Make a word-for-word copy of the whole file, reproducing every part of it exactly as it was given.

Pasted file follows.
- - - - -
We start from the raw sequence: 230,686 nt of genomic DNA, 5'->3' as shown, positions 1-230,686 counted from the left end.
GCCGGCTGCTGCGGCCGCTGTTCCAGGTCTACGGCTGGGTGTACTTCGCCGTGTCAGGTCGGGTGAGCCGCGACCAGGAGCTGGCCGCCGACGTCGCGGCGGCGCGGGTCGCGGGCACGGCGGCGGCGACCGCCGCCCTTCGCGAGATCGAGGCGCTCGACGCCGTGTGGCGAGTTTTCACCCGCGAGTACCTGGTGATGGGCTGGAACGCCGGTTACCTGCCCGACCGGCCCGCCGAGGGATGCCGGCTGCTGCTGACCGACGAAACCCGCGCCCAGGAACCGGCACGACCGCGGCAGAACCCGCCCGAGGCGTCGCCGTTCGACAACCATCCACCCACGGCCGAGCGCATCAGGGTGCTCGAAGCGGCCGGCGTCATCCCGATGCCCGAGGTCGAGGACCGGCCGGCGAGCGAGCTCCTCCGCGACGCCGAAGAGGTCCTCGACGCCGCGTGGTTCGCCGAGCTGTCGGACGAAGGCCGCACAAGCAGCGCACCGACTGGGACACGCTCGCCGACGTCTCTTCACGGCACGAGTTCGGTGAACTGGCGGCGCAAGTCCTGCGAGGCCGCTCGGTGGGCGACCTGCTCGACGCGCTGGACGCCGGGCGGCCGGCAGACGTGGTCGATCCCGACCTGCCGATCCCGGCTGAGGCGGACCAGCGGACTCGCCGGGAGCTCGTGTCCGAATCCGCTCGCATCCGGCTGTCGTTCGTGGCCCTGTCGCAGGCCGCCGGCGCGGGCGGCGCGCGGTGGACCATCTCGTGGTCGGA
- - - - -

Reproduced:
We start from the raw sequence: 230,686 nt of genomic DNA, 5'->3' as shown, positions 1-230,686 counted from the left end.
GCCGGCTGCTGCGGCCGCTGTTCCAGGTCTACGGCTGGGTGTACTTCGCCGTGTCAGGTCGGGTGAGCCGCGACCAGGAGCTGGCCGCCGACGTCGCGGCGGCGCGGGTCGCGGGCACGGCGGCGGCGACCGCCGCCCTTCGCGAGATCGAGGCGCTCGACGCCGTGTGGCGAGTTTTCACCCGCGAGTACCTGGTGATGGGCTGGAACGCCGGTTACCTGCCCGACCGGCCCGCCGAGGGATGCCGGCTGCTGCTGACCGACGAAACCCGCGCCCAGGAACCGGCACGACCGCGGCAGAACCCGCCCGAGGCGTCGCCGTTCGACAACCATCCACCCACGGCCGAGCGCATCAGGGTGCTCGAAGCGGCCGGCGTCATCCCGATGCCCGAGGTCGAGGACCGGCCGGCGAGCGAGCTCCTCCGCGACGCCGAAGAGGTCCTCGACGCCGCGTGGTTCGCCGAGCTGTCGGACGAAGGCCGCACAAGCAGCGCACCGACTGGGACACGCTCGCCGACGTCTCTTCACGGCACGAGTTCGGTGAACTGGCGGCGCAAGTCCTGCGAGGCCGCTCGGTGGGCGACCTGCTCGACGCGCTGGACGCCGGGCGGCCGGCAGACGTGGTCGATCCCGACCTGCCGATCCCGGCTGAGGCGGACCAGCGGACTCGCCGGGAGCTCGTGTCCGAATCCGCTCGCATCCGGCTGTCGTTCGTGGCCCTGTCGCAGGCCGCCGGCGCGGGCGGCGCGCGGTGGACCATCTCGTGGTCGGA